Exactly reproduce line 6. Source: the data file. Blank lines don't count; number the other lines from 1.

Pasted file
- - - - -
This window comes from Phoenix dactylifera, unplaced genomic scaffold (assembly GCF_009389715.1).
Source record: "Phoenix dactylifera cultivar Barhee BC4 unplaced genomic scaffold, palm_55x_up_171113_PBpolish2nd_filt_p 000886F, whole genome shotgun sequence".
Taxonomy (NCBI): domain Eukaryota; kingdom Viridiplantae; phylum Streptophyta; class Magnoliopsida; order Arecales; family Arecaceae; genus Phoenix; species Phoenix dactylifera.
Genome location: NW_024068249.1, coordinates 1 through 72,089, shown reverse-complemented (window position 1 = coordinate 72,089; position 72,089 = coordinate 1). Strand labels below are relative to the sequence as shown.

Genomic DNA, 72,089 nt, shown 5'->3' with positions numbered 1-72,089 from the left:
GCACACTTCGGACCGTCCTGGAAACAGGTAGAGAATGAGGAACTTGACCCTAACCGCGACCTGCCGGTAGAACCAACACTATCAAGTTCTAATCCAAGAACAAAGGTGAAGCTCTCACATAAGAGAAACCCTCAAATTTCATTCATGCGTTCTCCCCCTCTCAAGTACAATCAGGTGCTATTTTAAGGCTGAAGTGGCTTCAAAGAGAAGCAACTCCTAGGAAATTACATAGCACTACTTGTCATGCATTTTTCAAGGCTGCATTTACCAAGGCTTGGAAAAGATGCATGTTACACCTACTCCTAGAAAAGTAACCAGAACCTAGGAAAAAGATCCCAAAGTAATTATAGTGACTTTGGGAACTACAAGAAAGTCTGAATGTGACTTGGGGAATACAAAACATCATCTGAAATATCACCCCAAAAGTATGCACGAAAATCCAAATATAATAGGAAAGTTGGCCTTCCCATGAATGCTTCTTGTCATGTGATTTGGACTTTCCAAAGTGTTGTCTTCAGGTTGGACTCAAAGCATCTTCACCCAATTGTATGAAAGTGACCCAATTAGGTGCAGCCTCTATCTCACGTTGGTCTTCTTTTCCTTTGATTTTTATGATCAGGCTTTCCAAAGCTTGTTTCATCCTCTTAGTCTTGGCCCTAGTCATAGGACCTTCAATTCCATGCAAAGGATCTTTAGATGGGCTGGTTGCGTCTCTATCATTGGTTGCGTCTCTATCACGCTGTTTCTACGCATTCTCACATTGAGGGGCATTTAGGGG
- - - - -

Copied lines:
GCACACTTCGGACCGTCCTGGAAACAGGTAGAGAATGAGGAACTTGACCCTAACCGCGACCTGCCGGTAGAACCAACACTATCAAGTTCTAATCCAAGAACAAAGGTGAAGCTCTCACATAAGAGAAACCCTCAAATTTCATTCATGCGTTCTCCCCCTCTCAAGTACAATCAGGTGCTATTTTAAGGCTGAAGTGGCTTCAAAGAGAAGCAACTCCTAGGAAATTACATAGCACTACTTGTCATGCATTTTTCAAGGCTGCATTTACCAAGGCTTGGAAAAGATGCATGTTACACCTACTCCTAGAAAAGTAACCAGAACCTAGGAAAAAGATCCCAAAGTAATTATAGTGACTTTGGGAACTACAAGAAAGTCTGAATGTGACTTGGGGAATACAAAACATCATCTGAAATATCACCCCAAAAGTATGCACGAAAATCCAAATATAATAGGAAAGTTGGCCTTCCCATGAATGCTTCTTGTCATGTGATTTGGACTTTCCAAAGTGTTGTCTTCAGGTTGGACTCAAAGCATCTTCACCCAATTGTATGAAAGTGACCCAATTAGGTGCAGCCTCTATCTCACGTTGGTCTTCTTTTCCTTTGATTTTTATGATCAGGCTTTCCAAAGCTTGTTTCATCCTCTTAGTCTTGGCCCTAGTCATAGGACCTTCAATTCCATGCAAAGGATCTTTAGATGGGCTGGTTGCGTCTCTATCATTGGTTGCGTCTCTATCACGCTGTTTCTACGCATTCTCACATTGAGGGGCATTTAGGGG